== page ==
Sector comments on the end of 2022

Credit: AdobeStock/jittawit.21
Credit: AdobeStock/jittawit.21

Peter Johnson, founder and chairman – Vivalda Group:

“A good number of other businesses in the construction sector have had a quietly positive year and Vivalda Group is no exception. Despite the challenges of huge fluctuations in raw material costs, skill shortages and breathtaking hikes in the price of energy, we hit all of our key targets in 2022 with an increase in turnover to a record £40m.

While Jeremy Hunt’s recent budget did not scuttle any major UK building or civil projects such as Hinckley Point C and HS2, overall prospects for 2023 are patchy at best. Granted, construction was the only sector of the economy not in reverse gear according to the latest ONS survey; however, it is expected to dip into recession next year as higher interest rates take their inevitable toll on investment.

“Looking ahead to 2023 we expect to see increasing demand to supply remediation cladding for private as well as public sector buildings now the £6bn fund set aside for the purpose has been made more accessible. Replacing dangerous Grenfell-style cladding with Vivalda Group’s safety assured range represents a growing portion of our turnover, providing A1 and A2-rated cladding materials including fibre cement, GRC, solid aluminium, mineral rock and terracotta. We see demand for high quality and, above all, fire-resistant cladding continuing to grow for the foreseeable future. Our biggest challenge is to develop and retain skilled technicians, CNC operators and welders to deliver the levels of service our customers rightly demand.”

Mark Bruchez, managing director – Kemper System:

“It was a busy start to the year as the sector began addressing issues following disruptions from the pandemic. There has been a healthy pipeline of work, but delays have meant some projects have been slow to start. This has been caused by a number of issues, mainly the skilled labour shortage in the industry. We’ve seen roofing contractors reluctant to take on too much work without first knowing they have the skilled operatives available to deliver both on time, and also to a high standard.

“Inevitably, cost increases and building material supply issues have also contributed to project delays. Many companies have therefore had to become more cost efficient, particularly with jobs that have already been priced. No one likes to hike-up prices for loyal customers, but it is unfortunately a result of growing inflation. For us as a company, we planned for additional stock holding and could replenish as required to meet customer demand.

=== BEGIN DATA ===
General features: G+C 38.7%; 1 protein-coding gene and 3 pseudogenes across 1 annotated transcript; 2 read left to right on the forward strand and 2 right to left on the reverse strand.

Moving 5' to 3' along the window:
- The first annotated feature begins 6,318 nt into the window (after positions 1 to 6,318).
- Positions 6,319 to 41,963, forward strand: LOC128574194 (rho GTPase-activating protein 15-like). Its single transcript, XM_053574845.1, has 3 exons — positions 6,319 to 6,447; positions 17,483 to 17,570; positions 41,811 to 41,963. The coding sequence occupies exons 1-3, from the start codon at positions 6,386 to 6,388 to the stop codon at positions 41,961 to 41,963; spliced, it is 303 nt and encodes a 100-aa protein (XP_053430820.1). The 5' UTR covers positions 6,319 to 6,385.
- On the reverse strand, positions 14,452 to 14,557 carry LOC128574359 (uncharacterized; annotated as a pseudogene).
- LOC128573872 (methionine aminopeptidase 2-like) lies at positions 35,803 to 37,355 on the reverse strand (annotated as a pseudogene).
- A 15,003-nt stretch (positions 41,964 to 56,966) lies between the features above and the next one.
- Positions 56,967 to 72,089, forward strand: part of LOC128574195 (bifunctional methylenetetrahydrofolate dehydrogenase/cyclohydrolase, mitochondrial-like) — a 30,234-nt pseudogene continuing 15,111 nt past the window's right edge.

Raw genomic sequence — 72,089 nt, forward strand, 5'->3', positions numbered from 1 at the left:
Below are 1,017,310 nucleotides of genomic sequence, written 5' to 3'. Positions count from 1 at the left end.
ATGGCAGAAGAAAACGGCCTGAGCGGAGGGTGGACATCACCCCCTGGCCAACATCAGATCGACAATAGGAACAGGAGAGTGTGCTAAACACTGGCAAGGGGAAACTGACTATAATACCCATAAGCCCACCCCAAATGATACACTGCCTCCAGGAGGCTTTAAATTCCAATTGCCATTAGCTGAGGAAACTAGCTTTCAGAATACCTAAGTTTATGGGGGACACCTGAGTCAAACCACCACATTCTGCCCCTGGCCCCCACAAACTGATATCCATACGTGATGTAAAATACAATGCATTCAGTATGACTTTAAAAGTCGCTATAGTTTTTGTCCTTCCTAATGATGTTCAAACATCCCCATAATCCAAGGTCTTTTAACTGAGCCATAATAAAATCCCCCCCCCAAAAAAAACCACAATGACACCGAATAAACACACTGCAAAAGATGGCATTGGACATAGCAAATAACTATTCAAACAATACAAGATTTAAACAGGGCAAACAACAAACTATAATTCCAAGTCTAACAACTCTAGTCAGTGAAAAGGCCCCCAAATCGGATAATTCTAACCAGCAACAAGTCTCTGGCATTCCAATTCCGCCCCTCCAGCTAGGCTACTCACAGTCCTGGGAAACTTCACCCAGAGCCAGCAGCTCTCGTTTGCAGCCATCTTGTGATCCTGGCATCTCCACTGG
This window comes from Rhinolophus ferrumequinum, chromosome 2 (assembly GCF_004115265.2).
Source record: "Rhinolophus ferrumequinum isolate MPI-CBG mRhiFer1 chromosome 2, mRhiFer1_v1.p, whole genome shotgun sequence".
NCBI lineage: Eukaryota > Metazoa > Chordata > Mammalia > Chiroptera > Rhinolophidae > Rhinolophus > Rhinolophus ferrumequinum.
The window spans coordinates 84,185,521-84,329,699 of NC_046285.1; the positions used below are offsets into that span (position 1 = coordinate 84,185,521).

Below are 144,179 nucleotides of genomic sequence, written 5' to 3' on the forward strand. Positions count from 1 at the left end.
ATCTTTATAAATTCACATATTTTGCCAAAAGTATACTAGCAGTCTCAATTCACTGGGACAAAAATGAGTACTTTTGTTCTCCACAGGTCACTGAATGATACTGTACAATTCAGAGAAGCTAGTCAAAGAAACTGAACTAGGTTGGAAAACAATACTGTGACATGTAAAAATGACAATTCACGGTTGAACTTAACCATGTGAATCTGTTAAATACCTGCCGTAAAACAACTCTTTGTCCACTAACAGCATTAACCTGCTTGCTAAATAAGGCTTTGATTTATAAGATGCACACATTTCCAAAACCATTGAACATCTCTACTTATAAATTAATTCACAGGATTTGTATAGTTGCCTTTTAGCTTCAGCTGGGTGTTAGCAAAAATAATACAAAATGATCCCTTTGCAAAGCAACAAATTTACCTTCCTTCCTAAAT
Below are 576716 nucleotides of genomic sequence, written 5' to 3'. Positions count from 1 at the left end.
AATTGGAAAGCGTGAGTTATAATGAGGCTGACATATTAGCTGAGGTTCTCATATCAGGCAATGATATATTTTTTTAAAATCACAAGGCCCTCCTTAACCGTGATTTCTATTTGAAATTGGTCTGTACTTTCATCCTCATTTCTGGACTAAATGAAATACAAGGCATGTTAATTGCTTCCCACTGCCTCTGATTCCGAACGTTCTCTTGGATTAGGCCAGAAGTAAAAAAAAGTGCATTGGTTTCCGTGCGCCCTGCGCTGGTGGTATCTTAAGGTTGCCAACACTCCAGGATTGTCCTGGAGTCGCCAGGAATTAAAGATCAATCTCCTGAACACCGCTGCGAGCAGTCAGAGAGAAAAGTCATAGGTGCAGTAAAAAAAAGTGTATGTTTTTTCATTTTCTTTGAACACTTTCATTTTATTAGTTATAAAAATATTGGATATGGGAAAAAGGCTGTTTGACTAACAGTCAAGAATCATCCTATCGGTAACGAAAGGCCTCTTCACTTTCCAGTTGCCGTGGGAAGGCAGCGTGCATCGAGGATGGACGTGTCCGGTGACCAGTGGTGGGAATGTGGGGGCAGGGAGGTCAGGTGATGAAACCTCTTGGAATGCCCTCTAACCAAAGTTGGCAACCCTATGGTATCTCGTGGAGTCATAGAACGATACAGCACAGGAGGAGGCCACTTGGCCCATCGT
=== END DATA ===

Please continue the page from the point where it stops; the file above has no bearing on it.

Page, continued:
“Looking ahead to 2023, the Office for Budget Responsibility (OBR) expect the economy to be in recession until quarter four of 2023; with inflation peaking at the current 11%. We have already witnessed some improvement in financial market confidence and now the chancellor has communicated his plan for stability, growth, and public services. Investment in infrastructure has been promised, which is a real positive.

“As an industry, roofing is still making great strides to conform and enhance digitalisation. There has been real focus on this topic, especially during the pandemic as our own working habits have necessitated change. New digital tools have been rolled-out across the sector to help boost productivity for contractors and specifiers across the UK.

“Examples of such technology within roofing, which Kemper System has also implemented, has been to use real-time video links to support customers onsite and portable devices used by site personnel to assist with the timely issue of survey data and reporting. Some of our suppliers have taken similar initiatives on board as we all continue to look for smarter ways of being more efficient.

“We are always looking to seek out new opportunities with our customers and to grow. The big question we all ask of 2023 and beyond is what the government’s detailed plan of action in construction and roofing is.”

Sarah Spink, CEO – LRWA:

“In 2022, there was a lot of uncertainty in the construction sector thanks to unprecedented political upheaval which has weakened the economy. The energy crisis and issues with product availability has also driven prices up, partly a result of the war in Ukraine.

“The impact of the Grenfell tragedy is still ongoing, and new legislation has come into force this year, as well as the introduction of competency standards for construction. In 2022, trade associations have been lobbying hard to minimise the impact of the transition from CE to UKCA marking. 

“The LRWA itself has experienced almost a 38% growth in membership, with 26 new members, reinforcing the need for specialist trade associations to represent our sector at higher levels, especially during difficult periods.

“Bringing back in-person events this year was fantastic; like the LRWA Awards and Gala in March, which recognises the impressive skills and strengths in our sector. And we’ve managed to continue attending the various working groups the LRWA is involved in. We also raised more than £10K for LandAid in our Virtual Charity Challenge, which surpassed all our expectations.

“Construction output is forecast to fall by 3.9% in 2023, following a rise of 2% in 2022. This is mainly due to the impact of a wider economic recession – but the LRWA remains optimistic for the year ahead. Historically, the sector performs well in an economic downturn driven by a focus on refurbishing existing buildings, and we will continue to develop the latest technical guidance and provide a voice on the issues that matter the most.”

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